|Arthur Yap (叶纬雄)|
|Born||Arthur Yap Chior Hiong
|Died||19 June 2006 (aged 63)|
|Notable award(s)||1976: Poetry award by the National Book Development Council of Singapore
1983:Cultural Medallion for Literature
South-East Asian Write Award, Bangkok
Arthur Yap was born in Singapore, the sixth child of a carpenter and a housewife. Yap attended St Andrew's School and the University of Singapore, after which he won a British Council scholarship to study at the University of Leeds in England. At Leeds Arthur earned a Master's degree in Linguistics and English Language Teaching, later obtaining his PhD from the National University of Singapore in the years after he returned from Leeds. He stayed on in the University's Department of English Language and Literature as a lecturer between the years 1979 and 1998. Between 1992 and 1996, Yap served as a mentor with the Creative Arts Programme run by the Ministry of Education to help inspire students and nurture young writers at local secondary schools and junior colleges. Yap was then diagnosed with lung cancer, and received radiotherapy treatment.
Yap’s poetry is distinctive for an unusual linguistic playfulness and subtlety that is able to bridge the rhythms of Singlish with the precision of acrolectic English. Unsurprisingly, the craft of Yap’s voice has the admiration of other writers. Anthony Burgess has written that he encountered Down the Line "with elation and occasional awe", while D. J. Enright has praised Yap’s "sophisticated cosmopolitan intelligence". The Oxford Companion to 20th-Century Poetry describes Yap’s poems as "original, but... demanding: elliptical, dense, dry, sometimes droll. At their best, they shuttle between playfulness and sobriety and are alert to the rhythms and contours of the natural and the peopled landscape, seasoning insight with compassion."
His first collection of poems Only Lines was published in 1971, when he was 28. Its whimsical, wordplay-based humour captured the hearts of poetry lovers, and it won the first poetry award from the National Book Development Council of Singapore in 1976. An analysis of the poems from Only Lines finds moments of both celebration and apology for the power of the written word. At times he begins his verses as if in mid-conversation with the reader:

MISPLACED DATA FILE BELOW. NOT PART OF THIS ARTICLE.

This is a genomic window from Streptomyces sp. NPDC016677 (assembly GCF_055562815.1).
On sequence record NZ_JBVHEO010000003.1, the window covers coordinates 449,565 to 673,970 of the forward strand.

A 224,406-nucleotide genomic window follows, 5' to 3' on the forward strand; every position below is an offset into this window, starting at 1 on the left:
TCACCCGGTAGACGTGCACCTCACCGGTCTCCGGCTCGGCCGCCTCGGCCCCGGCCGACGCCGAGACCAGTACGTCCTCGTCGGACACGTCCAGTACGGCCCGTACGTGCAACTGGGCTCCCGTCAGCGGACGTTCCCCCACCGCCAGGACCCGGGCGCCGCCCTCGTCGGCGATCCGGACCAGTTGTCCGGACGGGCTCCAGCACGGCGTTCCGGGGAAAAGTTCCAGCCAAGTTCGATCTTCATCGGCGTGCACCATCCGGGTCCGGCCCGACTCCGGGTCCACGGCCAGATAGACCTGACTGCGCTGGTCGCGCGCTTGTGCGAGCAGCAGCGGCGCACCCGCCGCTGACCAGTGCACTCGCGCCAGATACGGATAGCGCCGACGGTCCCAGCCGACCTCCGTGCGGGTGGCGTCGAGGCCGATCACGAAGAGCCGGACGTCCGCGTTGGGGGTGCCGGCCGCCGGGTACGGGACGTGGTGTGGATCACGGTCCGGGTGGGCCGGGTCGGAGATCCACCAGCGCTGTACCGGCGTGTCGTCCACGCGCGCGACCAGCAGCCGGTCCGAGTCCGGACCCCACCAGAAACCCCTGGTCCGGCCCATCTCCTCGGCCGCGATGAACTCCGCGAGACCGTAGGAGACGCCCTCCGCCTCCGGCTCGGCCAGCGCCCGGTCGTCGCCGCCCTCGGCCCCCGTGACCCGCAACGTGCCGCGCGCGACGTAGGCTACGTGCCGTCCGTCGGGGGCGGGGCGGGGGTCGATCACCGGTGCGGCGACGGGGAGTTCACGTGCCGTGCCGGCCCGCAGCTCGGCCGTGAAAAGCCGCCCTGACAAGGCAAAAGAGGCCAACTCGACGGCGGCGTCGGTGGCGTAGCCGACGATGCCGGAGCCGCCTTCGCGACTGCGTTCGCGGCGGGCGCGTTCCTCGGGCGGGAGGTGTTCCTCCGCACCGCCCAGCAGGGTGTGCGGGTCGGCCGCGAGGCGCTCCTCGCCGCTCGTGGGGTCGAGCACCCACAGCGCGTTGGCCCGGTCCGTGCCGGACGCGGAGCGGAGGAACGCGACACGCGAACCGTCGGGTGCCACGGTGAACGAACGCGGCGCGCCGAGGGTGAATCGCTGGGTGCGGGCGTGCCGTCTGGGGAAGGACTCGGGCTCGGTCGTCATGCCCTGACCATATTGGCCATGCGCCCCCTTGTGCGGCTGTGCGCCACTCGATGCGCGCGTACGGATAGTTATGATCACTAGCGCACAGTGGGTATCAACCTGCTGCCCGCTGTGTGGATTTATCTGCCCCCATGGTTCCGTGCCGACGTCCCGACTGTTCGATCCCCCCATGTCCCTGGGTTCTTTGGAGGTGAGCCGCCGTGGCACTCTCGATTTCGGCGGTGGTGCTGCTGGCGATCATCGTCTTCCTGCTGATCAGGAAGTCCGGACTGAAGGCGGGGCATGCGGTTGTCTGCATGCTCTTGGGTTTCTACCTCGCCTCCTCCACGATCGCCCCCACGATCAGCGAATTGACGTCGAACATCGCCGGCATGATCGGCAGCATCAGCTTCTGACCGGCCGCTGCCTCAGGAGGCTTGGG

should i also add:
here are only lines
linked by the same old story.
the same old plot
in which they are grown
The pun on the word 'plot' in this passage, denoting both a storyline and a piece of land, suggests a dimensionality in the language that belies the dismissive adjective 'only'.
Other signature features of Yap's poems include his choice of simple words, and the use of all-lowercase style favoured by American poet E. E. Cummings.
Yap's second collection Commonplace was published in 1972. The third collection, Down The Line(1980) was acclaimed and won Yap his second Book Council Award. In 1983 Yap was honored with the Cultural Medallion for Literature, and the South-East Asian Write Award in Bangkok. Translations of his books were published in many Asian countries, mainly in the Japanese, Mandarin and Malay languages.
A selection from each of Yap's previous books was compiled in The Space of City Trees: Selected Poems published in 2000. Extracts from The Space of City Trees were subsequently published in The Straits Times' Life! Books section.
Yap was also a painter. His passion for painting began in 1967 when he was working as a Pre-University English Literature teacher at the Serangoon Gardens English School. During the weekends he would pick up the brush, expressing himself through his abstract works of art. On 13 April 1969 Arthur Yap held his first solo art exhibition featuring 44 square abstract paintings at the National Library in Stamford Road. Yap went on to have a total of seven solo exhibitions in Singapore, as well as participating in group exhibitions in Malaysia, Thailand and Australia. Yap's paintings were also chosen to represent Singapore at the Adelaide Festival of Arts in 1972.
Unfortunately his cancer, which had been in remission, recurred in 2004. Yap underwent major surgery to remove his voice box. On the night of 19 June 2006, he died in his sleep at home after a two-and-half year battle with throat cancer. He was 63.